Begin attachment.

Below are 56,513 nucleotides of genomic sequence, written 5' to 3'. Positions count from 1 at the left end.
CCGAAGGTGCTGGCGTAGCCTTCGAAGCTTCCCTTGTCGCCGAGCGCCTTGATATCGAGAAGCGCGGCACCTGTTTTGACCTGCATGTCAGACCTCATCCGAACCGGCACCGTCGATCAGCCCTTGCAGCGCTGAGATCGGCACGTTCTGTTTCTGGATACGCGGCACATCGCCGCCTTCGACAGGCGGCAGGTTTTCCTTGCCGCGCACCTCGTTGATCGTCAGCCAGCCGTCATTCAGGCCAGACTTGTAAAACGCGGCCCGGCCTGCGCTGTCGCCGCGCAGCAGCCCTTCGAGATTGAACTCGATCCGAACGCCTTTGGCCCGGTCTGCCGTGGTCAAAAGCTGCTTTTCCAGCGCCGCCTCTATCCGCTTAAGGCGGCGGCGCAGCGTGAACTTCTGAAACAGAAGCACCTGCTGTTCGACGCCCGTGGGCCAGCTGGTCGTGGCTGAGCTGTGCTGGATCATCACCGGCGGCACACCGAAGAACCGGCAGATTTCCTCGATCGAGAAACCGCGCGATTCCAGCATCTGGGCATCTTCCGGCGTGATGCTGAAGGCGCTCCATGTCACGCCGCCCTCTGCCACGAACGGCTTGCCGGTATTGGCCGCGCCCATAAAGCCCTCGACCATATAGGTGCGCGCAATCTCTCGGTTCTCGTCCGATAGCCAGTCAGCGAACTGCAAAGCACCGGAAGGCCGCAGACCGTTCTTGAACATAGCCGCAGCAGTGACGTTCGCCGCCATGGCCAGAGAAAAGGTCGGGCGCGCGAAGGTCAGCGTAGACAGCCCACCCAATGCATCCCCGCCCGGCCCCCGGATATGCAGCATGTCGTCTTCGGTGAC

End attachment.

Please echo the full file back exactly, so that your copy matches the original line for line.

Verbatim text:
Below are 56,513 nucleotides of genomic sequence, written 5' to 3'. Positions count from 1 at the left end.
CCGAAGGTGCTGGCGTAGCCTTCGAAGCTTCCCTTGTCGCCGAGCGCCTTGATATCGAGAAGCGCGGCACCTGTTTTGACCTGCATGTCAGACCTCATCCGAACCGGCACCGTCGATCAGCCCTTGCAGCGCTGAGATCGGCACGTTCTGTTTCTGGATACGCGGCACATCGCCGCCTTCGACAGGCGGCAGGTTTTCCTTGCCGCGCACCTCGTTGATCGTCAGCCAGCCGTCATTCAGGCCAGACTTGTAAAACGCGGCCCGGCCTGCGCTGTCGCCGCGCAGCAGCCCTTCGAGATTGAACTCGATCCGAACGCCTTTGGCCCGGTCTGCCGTGGTCAAAAGCTGCTTTTCCAGCGCCGCCTCTATCCGCTTAAGGCGGCGGCGCAGCGTGAACTTCTGAAACAGAAGCACCTGCTGTTCGACGCCCGTGGGCCAGCTGGTCGTGGCTGAGCTGTGCTGGATCATCACCGGCGGCACACCGAAGAACCGGCAGATTTCCTCGATCGAGAAACCGCGCGATTCCAGCATCTGGGCATCTTCCGGCGTGATGCTGAAGGCGCTCCATGTCACGCCGCCCTCTGCCACGAACGGCTTGCCGGTATTGGCCGCGCCCATAAAGCCCTCGACCATATAGGTGCGCGCAATCTCTCGGTTCTCGTCCGATAGCCAGTCAGCGAACTGCAAAGCACCGGAAGGCCGCAGACCGTTCTTGAACATAGCCGCAGCAGTGACGTTCGCCGCCATGGCCAGAGAAAAGGTCGGGCGCGCGAAGGTCAGCGTAGACAGCCCACCCAATGCATCCCCGCCCGGCCCCCGGATATGCAGCATGTCGTCTTCGGTGAC